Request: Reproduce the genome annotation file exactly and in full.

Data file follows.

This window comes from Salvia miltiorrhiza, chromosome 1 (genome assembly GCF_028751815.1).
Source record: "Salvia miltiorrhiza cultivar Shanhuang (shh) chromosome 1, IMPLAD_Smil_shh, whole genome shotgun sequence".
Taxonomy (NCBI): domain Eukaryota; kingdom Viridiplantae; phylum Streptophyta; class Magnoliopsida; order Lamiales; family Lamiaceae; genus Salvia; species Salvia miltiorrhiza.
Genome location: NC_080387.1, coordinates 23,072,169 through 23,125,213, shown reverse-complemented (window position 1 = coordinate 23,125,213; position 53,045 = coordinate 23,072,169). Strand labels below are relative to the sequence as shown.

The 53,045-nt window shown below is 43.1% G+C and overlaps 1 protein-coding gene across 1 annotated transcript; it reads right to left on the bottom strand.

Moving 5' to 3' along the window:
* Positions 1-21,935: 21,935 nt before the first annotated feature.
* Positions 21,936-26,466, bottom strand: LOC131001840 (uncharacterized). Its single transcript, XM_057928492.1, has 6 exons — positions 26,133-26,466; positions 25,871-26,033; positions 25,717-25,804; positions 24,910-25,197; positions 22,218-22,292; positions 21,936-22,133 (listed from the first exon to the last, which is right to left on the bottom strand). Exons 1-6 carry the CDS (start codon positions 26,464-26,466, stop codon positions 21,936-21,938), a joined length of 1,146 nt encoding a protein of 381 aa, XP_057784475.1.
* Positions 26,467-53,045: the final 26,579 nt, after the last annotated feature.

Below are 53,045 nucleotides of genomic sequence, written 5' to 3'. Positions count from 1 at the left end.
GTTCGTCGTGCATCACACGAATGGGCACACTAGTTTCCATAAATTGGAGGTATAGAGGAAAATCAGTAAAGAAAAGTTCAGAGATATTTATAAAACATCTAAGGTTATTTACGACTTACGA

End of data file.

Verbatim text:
This window comes from Salvia miltiorrhiza, chromosome 1 (genome assembly GCF_028751815.1).
Source record: "Salvia miltiorrhiza cultivar Shanhuang (shh) chromosome 1, IMPLAD_Smil_shh, whole genome shotgun sequence".
Taxonomy (NCBI): domain Eukaryota; kingdom Viridiplantae; phylum Streptophyta; class Magnoliopsida; order Lamiales; family Lamiaceae; genus Salvia; species Salvia miltiorrhiza.
Genome location: NC_080387.1, coordinates 23,072,169 through 23,125,213, shown reverse-complemented (window position 1 = coordinate 23,125,213; position 53,045 = coordinate 23,072,169). Strand labels below are relative to the sequence as shown.

The 53,045-nt window shown below is 43.1% G+C and overlaps 1 protein-coding gene across 1 annotated transcript; it reads right to left on the bottom strand.

Moving 5' to 3' along the window:
* Positions 1-21,935: 21,935 nt before the first annotated feature.
* Positions 21,936-26,466, bottom strand: LOC131001840 (uncharacterized). Its single transcript, XM_057928492.1, has 6 exons — positions 26,133-26,466; positions 25,871-26,033; positions 25,717-25,804; positions 24,910-25,197; positions 22,218-22,292; positions 21,936-22,133 (listed from the first exon to the last, which is right to left on the bottom strand). Exons 1-6 carry the CDS (start codon positions 26,464-26,466, stop codon positions 21,936-21,938), a joined length of 1,146 nt encoding a protein of 381 aa, XP_057784475.1.
* Positions 26,467-53,045: the final 26,579 nt, after the last annotated feature.

Below are 53,045 nucleotides of genomic sequence, written 5' to 3'. Positions count from 1 at the left end.
GTTCGTCGTGCATCACACGAATGGGCACACTAGTTTCCATAAATTGGAGGTATAGAGGAAAATCAGTAAAGAAAAGTTCAGAGATATTTATAAAACATCTAAGGTTATTTACGACTTACGA